Long before the term ‘Regenerative Medicine’ was coined, humans were realizing the effects and capabilities of medicinal intervention. The Ancient Civilizations of Sumeria, Egypt, China, India, and South America all pioneered medical discoveries and techniques that still impact the field today. Practices that we take for granted, such as cleansing and debridement of wounds using vegetable and mineral concoctions were commonplace, and skin graft procedures for facial reconstructions were recorded by Sushruta, an Indian physician, over 1,000 years ago.
Hundreds of scientists and philosophers over thousands of years have worked to establish our current technologies. In the 1st century A.D, Roman doctor, Celsus, recorded his discovery of the four signs of inflammation (heat, pain, redness, and swelling). C.F. Wolff’s studies on chick embryos in the late 1700s proved that development occurs in a series of epigenetic steps (modifications of DNA that are involved in development). The early 1800s saw a huge expansion in the fields of biology and medicine when scientists revealed that all life depends on chemical reactions that occur within cells, which could, in fact, be reproduced in the laboratory. The discovery and official introduction of antibiotics by Alexander Flemming in 1928 changed the field of health-care forever. Followed shortly after by the discovery of cell division and heritability in the form of a helical, ladder-like structure, called DNA, science was geared to bring ‘a whole other ball game’. These discoveries meant that human biology and the systems contained within could now be brought into and manipulated in the laboratory. As the turn of the 20th century hit, previously mystical processes of life science finally become tangible.
For thousands of years, regeneration has been a topic of interest (although not necessarily termed as such) amongst the scientific world. Records dating back to the 8th century BC confirm that the theory of regeneration was indeed acknowledged, although not entirely understood. This is depicted in ancient Greek mythology. Recounted by Homer and Hesiod, the Legend of The Titan god Prometheus, narrates his suffering. After offending Zeus by stealing fire from Olympus to aid mankind, Prometheus was banished to the Carpathian Mountains. He was chained to a rock and left to be tortured for 30,000 years as the eagle, Ethos, came each night to pick at his liver. Doomed by immortality, his liver would regenerate each day, only to endure the same fate again that evening. The Ancient Greeks were on to something, in naming the liver “hēpar” (after hēpaomai) which means “to repair oneself”; they clearly understood the liver’s capability to regenerate. We now know that the liver is the only organ in the body that can regenerative itself spontaneously after injury.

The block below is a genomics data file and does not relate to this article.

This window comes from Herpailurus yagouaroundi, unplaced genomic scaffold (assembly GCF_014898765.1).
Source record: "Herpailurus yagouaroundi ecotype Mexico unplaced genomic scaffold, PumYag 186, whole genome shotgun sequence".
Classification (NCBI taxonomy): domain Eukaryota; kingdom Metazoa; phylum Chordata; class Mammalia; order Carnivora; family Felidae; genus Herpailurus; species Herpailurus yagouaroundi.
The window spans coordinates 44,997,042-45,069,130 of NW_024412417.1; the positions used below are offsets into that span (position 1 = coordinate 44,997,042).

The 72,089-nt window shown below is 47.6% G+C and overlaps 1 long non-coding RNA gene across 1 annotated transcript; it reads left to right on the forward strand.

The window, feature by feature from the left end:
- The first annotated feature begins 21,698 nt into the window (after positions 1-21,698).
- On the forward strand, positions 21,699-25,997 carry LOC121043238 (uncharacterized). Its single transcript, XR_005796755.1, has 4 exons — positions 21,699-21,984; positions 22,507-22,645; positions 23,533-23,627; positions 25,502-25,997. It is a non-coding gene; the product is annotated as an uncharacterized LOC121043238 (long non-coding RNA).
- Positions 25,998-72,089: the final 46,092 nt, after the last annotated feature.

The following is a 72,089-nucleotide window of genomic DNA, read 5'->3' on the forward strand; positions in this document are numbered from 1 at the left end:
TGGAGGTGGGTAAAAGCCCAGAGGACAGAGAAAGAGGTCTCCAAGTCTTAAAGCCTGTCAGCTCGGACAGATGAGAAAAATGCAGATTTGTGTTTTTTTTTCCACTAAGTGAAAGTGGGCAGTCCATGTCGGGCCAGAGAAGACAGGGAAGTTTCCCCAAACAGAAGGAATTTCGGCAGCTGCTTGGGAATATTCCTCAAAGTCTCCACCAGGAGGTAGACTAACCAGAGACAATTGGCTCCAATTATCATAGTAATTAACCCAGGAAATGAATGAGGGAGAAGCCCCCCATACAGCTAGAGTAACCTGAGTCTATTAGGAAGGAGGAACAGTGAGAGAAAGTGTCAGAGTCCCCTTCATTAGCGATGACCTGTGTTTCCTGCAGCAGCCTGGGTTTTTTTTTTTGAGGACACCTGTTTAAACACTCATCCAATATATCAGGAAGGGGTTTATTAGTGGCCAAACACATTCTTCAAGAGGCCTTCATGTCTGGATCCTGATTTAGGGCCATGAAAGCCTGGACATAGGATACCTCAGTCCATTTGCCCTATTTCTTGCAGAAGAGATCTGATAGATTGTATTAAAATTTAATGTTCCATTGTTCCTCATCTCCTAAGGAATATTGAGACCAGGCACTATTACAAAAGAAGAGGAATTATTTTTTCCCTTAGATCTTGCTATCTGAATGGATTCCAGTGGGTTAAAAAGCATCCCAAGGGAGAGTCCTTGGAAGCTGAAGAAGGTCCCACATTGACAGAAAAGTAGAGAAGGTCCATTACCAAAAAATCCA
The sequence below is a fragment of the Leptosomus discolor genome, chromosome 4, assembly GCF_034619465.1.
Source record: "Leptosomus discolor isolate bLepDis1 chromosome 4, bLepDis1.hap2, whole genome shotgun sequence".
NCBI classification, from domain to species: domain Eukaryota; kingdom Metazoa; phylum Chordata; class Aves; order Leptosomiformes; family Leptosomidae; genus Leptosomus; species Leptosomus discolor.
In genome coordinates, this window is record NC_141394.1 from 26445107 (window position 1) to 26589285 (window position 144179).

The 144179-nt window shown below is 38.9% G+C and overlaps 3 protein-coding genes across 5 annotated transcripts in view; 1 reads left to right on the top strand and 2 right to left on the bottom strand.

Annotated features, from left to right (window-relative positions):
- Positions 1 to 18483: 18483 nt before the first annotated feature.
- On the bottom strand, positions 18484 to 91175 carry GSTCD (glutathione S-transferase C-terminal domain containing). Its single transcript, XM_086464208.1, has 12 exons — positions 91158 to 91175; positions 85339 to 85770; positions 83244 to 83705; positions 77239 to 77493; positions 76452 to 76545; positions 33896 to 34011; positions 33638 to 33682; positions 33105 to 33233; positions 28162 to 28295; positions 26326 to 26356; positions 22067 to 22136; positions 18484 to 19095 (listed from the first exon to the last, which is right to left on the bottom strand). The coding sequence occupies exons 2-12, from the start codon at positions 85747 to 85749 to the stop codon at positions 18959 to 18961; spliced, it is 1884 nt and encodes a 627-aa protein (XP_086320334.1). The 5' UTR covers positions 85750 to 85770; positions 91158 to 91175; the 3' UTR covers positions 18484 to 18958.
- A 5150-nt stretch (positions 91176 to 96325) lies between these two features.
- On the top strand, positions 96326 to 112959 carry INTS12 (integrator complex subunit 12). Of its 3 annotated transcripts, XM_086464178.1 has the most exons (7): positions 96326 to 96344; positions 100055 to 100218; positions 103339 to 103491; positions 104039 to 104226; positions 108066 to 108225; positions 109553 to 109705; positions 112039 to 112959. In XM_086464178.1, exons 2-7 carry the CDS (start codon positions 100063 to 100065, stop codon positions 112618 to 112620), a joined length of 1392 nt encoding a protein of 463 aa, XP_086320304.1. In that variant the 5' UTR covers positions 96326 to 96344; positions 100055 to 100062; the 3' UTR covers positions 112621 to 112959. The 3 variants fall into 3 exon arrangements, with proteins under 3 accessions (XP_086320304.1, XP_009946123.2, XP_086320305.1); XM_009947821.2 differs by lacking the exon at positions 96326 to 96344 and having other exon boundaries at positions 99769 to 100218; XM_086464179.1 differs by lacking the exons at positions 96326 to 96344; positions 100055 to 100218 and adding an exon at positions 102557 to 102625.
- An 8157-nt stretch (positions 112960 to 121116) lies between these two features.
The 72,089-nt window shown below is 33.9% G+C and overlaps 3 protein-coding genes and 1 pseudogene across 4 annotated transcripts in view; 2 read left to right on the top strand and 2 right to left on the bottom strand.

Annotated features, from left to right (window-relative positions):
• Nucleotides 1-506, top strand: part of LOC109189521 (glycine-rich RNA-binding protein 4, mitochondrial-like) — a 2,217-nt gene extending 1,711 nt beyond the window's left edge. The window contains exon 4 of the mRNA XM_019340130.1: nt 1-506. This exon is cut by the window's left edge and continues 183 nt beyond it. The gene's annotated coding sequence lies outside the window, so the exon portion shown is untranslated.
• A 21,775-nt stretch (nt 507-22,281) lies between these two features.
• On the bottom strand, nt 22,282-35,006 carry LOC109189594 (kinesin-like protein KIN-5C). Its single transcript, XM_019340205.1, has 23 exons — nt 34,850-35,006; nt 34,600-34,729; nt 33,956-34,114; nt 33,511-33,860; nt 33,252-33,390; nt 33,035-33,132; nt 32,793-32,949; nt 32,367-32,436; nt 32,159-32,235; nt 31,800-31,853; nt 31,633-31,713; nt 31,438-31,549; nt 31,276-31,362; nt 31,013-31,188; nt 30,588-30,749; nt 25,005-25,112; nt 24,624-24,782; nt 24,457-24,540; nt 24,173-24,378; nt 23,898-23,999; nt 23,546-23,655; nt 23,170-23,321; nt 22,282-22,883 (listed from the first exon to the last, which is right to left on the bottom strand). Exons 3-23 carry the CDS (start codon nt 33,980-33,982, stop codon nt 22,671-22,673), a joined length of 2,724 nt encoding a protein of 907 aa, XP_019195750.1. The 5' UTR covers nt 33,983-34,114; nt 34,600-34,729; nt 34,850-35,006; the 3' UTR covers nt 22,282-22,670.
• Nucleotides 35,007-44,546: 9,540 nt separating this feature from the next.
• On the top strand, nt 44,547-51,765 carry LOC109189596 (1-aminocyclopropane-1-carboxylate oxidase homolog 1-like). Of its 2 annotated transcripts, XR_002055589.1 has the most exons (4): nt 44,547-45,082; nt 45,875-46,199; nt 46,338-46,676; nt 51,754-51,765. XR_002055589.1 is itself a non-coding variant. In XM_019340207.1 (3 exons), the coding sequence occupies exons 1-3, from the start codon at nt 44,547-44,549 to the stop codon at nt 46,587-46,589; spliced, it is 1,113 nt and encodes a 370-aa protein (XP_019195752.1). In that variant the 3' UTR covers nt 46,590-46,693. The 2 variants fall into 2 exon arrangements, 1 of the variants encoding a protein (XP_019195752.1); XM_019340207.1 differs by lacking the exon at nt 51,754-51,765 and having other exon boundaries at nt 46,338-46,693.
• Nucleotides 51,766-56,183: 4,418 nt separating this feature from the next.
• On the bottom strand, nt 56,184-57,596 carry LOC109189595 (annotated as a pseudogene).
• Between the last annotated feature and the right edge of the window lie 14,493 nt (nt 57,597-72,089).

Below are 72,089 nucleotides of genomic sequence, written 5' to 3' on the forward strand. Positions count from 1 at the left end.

Tissue grafting made an impact in the early 16th century by surgeons, Cosmas and Damian, who inspired paintings such as, “Transplantation of a leg by Saints Cosmas and Damian, assisted by angels” (Stuttgart, Germany). As tradition goes, they attempted to replace a patient’s diseased leg with a moor’s leg, leaving him with one white and one black leg.
It is easy to see that medicine has been evolving for thousands of years and we are just now truly tapping into the underlying mechanisms that govern it’s regulation and recapitulation. Humans and animals have been utilizing these means since the dawn of creation and now scientists in the field of Regenerative Medicine seek to move beyond the sole application of medical techniques and onto understanding the concepts, patterns and, mechanistics behind regeneration to create more opportunities for comprehensive therapies that may one day be able to send an amputee home with a functional leg or relieve a diabetic from insulin injections by replacing the islets within the pancreas.
Regenerative medicine has grown from prior activities including surgery, surgical implants (artificial hips), and increasingly sophisticated bio-material scaffolds (skin grafts). The work that truly launched regenerative medicine into a tangible area of science began as cell therapy. Work in the field of transplantation in the mid-1950s gave rise to some of the first therapeutic surgeries in medicine. Performed on identical twins, the first kidney transplant occurred in 1954 followed by the first liver and lung transplants in 1963, pancreas transplant in 1966, and the first heart transplant in 1967. Bone marrow transplants for treatment of leukemia patients had the public and scientific communities in an uproar of excitement. Following this wave of enthusiasm, cell biologists began to question the capabilities of the integrity of the tissues being transplanted and wondered whether it was possible to create, grow, and harvest these tissues in the laboratory. Thus began the era of Tissue Engineering which has lead us into the field of Regenerative Medicine.
Reference Regenerative Medicine: Gustav Steinhoff, 1st Edition 2011 XXIV, Springer Publications